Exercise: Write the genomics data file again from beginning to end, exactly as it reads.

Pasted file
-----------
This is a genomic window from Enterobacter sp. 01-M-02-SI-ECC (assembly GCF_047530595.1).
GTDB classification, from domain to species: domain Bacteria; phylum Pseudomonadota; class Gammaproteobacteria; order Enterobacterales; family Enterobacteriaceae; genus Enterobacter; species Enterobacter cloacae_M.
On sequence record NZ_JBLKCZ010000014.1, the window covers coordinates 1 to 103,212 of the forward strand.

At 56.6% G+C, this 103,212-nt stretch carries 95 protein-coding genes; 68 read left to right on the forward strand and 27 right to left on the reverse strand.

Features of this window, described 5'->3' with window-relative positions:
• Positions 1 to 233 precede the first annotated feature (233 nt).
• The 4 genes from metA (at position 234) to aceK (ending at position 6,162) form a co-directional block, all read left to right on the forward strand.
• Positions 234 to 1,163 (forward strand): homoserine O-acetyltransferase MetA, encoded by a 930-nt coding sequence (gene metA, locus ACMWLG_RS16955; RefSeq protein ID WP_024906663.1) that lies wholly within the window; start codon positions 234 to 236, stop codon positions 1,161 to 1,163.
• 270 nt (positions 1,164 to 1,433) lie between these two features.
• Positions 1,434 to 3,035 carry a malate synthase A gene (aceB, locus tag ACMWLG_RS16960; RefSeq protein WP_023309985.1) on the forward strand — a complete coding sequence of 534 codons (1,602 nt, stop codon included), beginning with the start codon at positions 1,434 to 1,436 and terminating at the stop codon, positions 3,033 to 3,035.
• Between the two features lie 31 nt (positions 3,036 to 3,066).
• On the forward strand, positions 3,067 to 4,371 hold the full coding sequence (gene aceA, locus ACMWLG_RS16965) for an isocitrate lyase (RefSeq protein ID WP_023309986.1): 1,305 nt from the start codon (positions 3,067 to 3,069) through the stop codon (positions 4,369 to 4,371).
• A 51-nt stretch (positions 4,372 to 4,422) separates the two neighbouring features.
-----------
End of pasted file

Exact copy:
This is a genomic window from Enterobacter sp. 01-M-02-SI-ECC (assembly GCF_047530595.1).
GTDB classification, from domain to species: domain Bacteria; phylum Pseudomonadota; class Gammaproteobacteria; order Enterobacterales; family Enterobacteriaceae; genus Enterobacter; species Enterobacter cloacae_M.
On sequence record NZ_JBLKCZ010000014.1, the window covers coordinates 1 to 103,212 of the forward strand.

At 56.6% G+C, this 103,212-nt stretch carries 95 protein-coding genes; 68 read left to right on the forward strand and 27 right to left on the reverse strand.

Features of this window, described 5'->3' with window-relative positions:
• Positions 1 to 233 precede the first annotated feature (233 nt).
• The 4 genes from metA (at position 234) to aceK (ending at position 6,162) form a co-directional block, all read left to right on the forward strand.
• Positions 234 to 1,163 (forward strand): homoserine O-acetyltransferase MetA, encoded by a 930-nt coding sequence (gene metA, locus ACMWLG_RS16955; RefSeq protein ID WP_024906663.1) that lies wholly within the window; start codon positions 234 to 236, stop codon positions 1,161 to 1,163.
• 270 nt (positions 1,164 to 1,433) lie between these two features.
• Positions 1,434 to 3,035 carry a malate synthase A gene (aceB, locus tag ACMWLG_RS16960; RefSeq protein WP_023309985.1) on the forward strand — a complete coding sequence of 534 codons (1,602 nt, stop codon included), beginning with the start codon at positions 1,434 to 1,436 and terminating at the stop codon, positions 3,033 to 3,035.
• Between the two features lie 31 nt (positions 3,036 to 3,066).
• On the forward strand, positions 3,067 to 4,371 hold the full coding sequence (gene aceA, locus ACMWLG_RS16965) for an isocitrate lyase (RefSeq protein ID WP_023309986.1): 1,305 nt from the start codon (positions 3,067 to 3,069) through the stop codon (positions 4,369 to 4,371).
• A 51-nt stretch (positions 4,372 to 4,422) separates the two neighbouring features.